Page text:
Fixed Gear Fairing Modification
This modification comes to us from Jorge Bujanda.
Main Gear-Fuselage Fairing Modification
I did not like the way the plans approach the installation of the main gear-fuselage fairings on a fixed gear. The fairing is supposed to be bonded to the leg and a significant gap left between the fairing and the fuselage. This is to allow leg movement from the gear’s fully loaded position at gross weight to the unloaded position in flight. Instead of bonding the fairing just to the gear and leaving the gap between the fairing and the fuselage, I modified the setup by bonding the factory-provided fairing both to the leg and the fuselage and made the gap on the fairing itself. Although I made significant modifications to it, the original idea about locating the gap on the fairing was not mine. I saw a similar set up on a canard aircraft several years ago, while surfing the net, and decided that was what I would do. Since then, I have not seen a similar set up in other canard aircraft and therefore believe the idea is not that prevalent in the canard building community and have decided to share it. This approach makes total sense, at least to me. It results in a much cleaner and aesthetic finish. I tested the displacement of the attached parts over each other by unloading the gear. I had to increase the gap a bit after I started flying but the setup works as expected and has shown no signs of damage to the fairings after 80 hours and many landings both very light and very close to gross weight.
1. I filled and finished the provided fairings to fit the fuselage and leg as much as possible.
2. I made a cut on the inboard side of the fairings to allow removal and replacement of the fairing after some weight was placed on the airplane. I wanted the fairing to look as aligned as possible with the airplane sitting on the ground. Therefore, I installed them after the airplane was ready to fly and the fuel tanks were half full. I have not painted or upholstered my airplane yet but feel that some minor filling will take care of any misalignment in case it varies significantly after their weight is added to the airplane.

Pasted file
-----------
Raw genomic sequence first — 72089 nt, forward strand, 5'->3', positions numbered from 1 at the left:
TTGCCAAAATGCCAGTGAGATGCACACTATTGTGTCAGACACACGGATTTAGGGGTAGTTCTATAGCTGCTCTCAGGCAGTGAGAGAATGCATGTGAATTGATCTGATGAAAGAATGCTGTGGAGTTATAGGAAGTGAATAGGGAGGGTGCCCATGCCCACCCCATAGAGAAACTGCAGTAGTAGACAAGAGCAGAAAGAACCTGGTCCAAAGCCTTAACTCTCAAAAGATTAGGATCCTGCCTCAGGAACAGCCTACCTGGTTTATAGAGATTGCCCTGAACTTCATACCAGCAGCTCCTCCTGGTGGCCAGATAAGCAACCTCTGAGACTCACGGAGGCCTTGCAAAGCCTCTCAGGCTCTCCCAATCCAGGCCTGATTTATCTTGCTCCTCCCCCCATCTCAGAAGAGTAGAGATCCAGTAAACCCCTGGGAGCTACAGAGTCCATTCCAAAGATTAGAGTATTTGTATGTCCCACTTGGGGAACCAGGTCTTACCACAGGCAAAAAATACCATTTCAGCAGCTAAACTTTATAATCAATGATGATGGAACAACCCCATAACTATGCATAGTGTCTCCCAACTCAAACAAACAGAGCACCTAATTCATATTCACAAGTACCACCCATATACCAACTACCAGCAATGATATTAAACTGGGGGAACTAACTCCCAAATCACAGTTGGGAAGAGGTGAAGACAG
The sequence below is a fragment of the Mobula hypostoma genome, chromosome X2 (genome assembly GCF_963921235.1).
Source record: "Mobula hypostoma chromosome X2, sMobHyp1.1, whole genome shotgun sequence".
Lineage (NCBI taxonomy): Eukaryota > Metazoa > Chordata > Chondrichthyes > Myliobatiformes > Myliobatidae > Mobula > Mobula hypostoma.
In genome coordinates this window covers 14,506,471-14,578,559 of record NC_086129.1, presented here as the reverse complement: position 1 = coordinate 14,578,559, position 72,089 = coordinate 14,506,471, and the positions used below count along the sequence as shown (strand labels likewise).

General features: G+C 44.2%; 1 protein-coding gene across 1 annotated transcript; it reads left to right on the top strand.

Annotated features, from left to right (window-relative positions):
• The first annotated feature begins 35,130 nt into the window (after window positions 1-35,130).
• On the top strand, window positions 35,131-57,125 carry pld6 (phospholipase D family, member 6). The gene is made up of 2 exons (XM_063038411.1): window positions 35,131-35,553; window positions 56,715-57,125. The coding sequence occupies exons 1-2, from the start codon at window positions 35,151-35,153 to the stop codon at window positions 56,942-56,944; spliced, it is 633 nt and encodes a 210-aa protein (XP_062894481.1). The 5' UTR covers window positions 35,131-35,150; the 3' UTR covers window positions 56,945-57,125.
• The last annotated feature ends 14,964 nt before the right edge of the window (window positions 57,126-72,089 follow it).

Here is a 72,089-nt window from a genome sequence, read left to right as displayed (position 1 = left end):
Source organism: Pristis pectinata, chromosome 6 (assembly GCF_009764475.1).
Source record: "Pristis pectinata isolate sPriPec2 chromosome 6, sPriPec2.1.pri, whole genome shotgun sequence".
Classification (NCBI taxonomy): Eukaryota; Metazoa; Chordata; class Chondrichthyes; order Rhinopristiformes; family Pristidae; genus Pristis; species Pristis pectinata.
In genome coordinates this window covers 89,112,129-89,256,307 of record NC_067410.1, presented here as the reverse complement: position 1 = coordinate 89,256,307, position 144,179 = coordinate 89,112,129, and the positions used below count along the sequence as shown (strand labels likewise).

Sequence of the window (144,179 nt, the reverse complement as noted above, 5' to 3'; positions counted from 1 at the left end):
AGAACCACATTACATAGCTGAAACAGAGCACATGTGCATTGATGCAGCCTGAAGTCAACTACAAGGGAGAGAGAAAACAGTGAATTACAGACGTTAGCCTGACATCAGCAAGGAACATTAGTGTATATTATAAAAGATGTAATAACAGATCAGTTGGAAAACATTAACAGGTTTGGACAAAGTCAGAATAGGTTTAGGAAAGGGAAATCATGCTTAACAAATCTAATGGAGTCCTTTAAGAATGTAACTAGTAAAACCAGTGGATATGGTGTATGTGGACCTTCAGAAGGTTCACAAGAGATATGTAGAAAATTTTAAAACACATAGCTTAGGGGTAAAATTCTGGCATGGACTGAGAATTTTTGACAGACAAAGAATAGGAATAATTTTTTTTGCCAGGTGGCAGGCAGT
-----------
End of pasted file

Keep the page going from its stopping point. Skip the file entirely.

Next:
3. I marked a straight cut line parallel to the fuselage surface around the part with a laser light.
4. I cut most of the part with a cutoff air tool and/or a hacksaw blade, leaving uncut portions to keep both parts aligned during the bonding process.
5. I bonded the partially-cut fairing to both the fuselage and the leg with flox, cleaned the excess and allowed it to cure.
6. I finished cutting both parts of the fairing with a hacksaw blade after curing. Be careful not to damage the gear leg or the brake lines. I have my flexible brake lines inside a larger polyethylene tubing that allows protection and easy replacement.
7. I sanded the fairing gap with a coarse (36) sanding disc to about 1/8”. I believe the gap is large enough for both parts to slide over each other without touching.
8. I filled with microballoons and sanded to shape, finishing it with primer.
9. I tested them unloaded by jacking the airplane up while adjusting my wheels and the gap seemed wide enough. I noticed that the areas most prone to touch are the fore and aft points. Should there be a need to increase the gap for clearance while landing, only some sanding will do.